NEW YORK — Melissa McCormick has been teaching “The Tale of Genji,” one of the world’s first novels, for nearly 20 years, enthralling undergraduates with its unlikely female author: A lady-in-waiting writing about romance, family, court life, and politics in 11th-century Japan. Now, McCormick has expanded her classroom to include visitors to the Metropolitan Museum of Art, where her co-curated exhibition on the classic story opened on March 5.
“The one common response to ‘Genji’ is awe,” said McCormick, professor of Japanese art and culture and self-described “Genji geek,” reflecting on “how a mere court lady could have written a 1,300-page prose tale interspersed with 795 poems in 54 chapters. One of the most remarkable things about it is how it has this uncanny way of reading like a modern novel.”
McCormick conceived the exhibition “The Tale of Genji: A Japanese Classic Illuminated” and proposed it to Japanese art curator John T. Carpenter, an expert in Heian period calligraphy. Using more than 120 art works displayed in 10 thematically arranged galleries, the show reveals how readers, artists, and patrons have responded to Genji during the past 1,000 years. The team of curators, which also included the Met’s Monika Bincsik and Kyoko Kinoshita, professor of Japanese art history at Tama Art University in Tokyo, highlighted the museum’s astounding holdings alongside more than 50 works from collections in Japan and the U.S., including two of Japan’s National Treasures and several important objects from the Harvard Art Museums.
“I’ve shown them to countless seminars, but now we get to share them with the world and they are pivotal pieces for communicating the themes of the show,” said McCormick about Harvard’s contributions to the exhibit. “We have the ‘Prayer for Genji,’ which is a beautiful book from the 17th century, displayed in a room where we talk about the relationship between Buddhism and ‘The Tale of Genji.’ The text sanctifies the tale by trying to explicate its hidden Buddhist meaning and weaving all 54 chapter titles into a single prayer.”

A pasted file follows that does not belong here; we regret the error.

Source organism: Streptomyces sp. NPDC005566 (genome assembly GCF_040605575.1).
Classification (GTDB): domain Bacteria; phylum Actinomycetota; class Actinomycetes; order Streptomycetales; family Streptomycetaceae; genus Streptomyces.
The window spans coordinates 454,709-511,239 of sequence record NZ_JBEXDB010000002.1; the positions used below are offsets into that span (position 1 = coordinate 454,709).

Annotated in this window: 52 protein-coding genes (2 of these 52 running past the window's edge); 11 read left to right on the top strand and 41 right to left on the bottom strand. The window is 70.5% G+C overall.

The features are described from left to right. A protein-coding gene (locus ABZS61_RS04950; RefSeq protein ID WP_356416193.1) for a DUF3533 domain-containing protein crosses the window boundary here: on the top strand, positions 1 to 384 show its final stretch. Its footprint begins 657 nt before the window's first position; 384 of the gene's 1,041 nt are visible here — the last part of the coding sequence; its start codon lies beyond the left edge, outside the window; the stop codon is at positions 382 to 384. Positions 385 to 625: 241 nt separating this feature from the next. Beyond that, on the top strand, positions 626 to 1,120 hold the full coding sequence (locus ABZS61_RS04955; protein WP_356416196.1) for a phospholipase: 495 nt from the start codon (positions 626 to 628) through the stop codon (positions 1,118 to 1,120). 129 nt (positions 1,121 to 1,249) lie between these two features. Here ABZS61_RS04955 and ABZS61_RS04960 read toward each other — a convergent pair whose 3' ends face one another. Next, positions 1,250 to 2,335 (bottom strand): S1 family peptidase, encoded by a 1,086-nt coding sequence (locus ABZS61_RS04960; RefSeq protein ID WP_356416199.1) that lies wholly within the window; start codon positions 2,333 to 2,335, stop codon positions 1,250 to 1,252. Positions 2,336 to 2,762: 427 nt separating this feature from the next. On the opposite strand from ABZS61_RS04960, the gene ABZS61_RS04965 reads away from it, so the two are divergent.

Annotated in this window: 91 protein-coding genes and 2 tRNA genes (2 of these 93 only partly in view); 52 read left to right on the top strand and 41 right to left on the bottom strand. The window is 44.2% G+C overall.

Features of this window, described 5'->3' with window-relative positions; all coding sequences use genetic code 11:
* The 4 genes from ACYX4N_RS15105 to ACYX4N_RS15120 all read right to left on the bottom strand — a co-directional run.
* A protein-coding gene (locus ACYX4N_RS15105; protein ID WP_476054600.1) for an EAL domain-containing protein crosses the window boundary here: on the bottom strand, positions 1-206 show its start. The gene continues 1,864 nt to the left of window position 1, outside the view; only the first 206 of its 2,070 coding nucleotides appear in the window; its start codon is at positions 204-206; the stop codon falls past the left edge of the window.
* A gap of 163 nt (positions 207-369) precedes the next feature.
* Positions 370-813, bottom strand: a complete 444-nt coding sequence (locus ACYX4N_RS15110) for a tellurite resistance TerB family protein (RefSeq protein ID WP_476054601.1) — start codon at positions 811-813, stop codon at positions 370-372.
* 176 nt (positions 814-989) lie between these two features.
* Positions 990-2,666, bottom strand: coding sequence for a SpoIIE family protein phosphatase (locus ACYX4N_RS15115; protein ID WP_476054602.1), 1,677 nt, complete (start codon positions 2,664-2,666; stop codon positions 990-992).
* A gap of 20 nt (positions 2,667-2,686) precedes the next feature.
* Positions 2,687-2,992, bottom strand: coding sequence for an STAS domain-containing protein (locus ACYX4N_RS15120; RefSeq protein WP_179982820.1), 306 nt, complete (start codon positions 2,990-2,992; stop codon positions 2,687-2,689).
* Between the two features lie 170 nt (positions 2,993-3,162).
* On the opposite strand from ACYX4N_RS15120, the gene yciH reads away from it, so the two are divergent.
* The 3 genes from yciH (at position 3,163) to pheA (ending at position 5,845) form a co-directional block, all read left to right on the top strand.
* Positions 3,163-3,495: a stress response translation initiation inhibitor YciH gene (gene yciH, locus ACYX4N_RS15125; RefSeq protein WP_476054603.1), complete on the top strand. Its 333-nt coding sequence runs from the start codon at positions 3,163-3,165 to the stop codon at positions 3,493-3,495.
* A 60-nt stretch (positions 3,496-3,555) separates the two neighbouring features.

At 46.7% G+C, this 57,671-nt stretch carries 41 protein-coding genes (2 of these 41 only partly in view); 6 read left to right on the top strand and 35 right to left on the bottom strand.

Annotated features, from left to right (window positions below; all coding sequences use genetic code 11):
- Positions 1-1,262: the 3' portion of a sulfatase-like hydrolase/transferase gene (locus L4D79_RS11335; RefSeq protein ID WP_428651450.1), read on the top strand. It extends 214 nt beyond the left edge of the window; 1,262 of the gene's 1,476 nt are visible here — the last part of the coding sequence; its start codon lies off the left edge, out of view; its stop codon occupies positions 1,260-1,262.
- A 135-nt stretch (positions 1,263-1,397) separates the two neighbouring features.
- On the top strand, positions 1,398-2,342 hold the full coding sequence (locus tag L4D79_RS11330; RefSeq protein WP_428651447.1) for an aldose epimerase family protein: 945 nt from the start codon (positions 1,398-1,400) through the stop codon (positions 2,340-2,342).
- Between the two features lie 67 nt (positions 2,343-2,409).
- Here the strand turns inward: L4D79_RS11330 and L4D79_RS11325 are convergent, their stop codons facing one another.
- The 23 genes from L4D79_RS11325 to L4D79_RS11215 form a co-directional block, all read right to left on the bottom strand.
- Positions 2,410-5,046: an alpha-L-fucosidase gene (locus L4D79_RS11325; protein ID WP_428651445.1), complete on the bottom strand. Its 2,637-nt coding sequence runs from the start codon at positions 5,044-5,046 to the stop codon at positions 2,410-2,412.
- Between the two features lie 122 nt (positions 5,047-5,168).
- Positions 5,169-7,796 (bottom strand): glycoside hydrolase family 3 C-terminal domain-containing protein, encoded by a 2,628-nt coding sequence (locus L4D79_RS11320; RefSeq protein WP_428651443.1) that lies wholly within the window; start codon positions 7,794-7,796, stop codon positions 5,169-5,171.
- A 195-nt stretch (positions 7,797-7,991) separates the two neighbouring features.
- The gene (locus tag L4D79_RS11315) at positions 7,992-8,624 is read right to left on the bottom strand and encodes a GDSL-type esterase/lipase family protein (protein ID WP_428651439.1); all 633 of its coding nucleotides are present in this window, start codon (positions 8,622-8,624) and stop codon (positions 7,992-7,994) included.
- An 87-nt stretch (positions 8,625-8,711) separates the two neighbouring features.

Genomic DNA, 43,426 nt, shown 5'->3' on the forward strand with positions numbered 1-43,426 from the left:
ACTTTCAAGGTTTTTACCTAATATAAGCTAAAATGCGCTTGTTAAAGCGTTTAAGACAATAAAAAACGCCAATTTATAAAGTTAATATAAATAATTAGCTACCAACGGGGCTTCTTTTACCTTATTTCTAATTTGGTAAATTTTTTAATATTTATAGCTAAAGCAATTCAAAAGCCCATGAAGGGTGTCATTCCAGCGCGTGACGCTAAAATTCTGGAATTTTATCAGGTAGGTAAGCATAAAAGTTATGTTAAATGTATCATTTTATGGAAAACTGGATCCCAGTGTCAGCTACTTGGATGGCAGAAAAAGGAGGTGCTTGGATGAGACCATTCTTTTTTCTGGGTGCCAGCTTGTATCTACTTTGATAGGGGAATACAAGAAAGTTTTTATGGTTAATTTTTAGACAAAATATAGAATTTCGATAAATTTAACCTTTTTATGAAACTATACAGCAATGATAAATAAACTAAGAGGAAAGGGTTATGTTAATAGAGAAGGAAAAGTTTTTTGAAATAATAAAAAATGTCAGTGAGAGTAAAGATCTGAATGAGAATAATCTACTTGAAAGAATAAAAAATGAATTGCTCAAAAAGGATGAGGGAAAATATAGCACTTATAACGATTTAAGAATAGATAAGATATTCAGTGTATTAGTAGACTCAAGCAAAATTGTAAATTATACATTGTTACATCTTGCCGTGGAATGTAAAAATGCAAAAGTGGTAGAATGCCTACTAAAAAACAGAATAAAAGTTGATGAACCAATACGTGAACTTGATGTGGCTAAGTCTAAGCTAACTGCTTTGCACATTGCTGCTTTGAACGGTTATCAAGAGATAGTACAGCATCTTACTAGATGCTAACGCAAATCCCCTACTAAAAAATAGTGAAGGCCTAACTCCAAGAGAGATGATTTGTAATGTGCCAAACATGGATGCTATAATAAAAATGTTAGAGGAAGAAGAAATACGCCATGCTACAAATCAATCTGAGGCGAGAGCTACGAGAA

Other Harvard loans, from the Philip Hofer collection of the Arts of Asia, include two 13th-century manuscripts, among the oldest Genji books to survive; the famous Genji Album from 1510, the oldest complete cycle of Genji paintings and calligraphy in the world; and a rare illustrated libretto of a Genji Noh play from the 17th century depicting a riveting scene of spirit possession and exorcism.
“The Tale of Genji: A Japanese Classic Illuminated,” which runs through June 16 at the Met, devotes a room of the exhibition to celebrating the story’s connection to Buddhism. Legend has it that author Murasaki Shikibu was compelled to write the tale at Ishiyamadera Temple outside Kyoto on a night when the moon reflected on Lake Biwa. Portrait icons of Murasaki and a Heian-period Buddhist sculpture of the bodhisattva Nyoirin Kannon, lent by the temple and displayed outside Japan for the first time, celebrate the book’s religious reception and the power of the female author.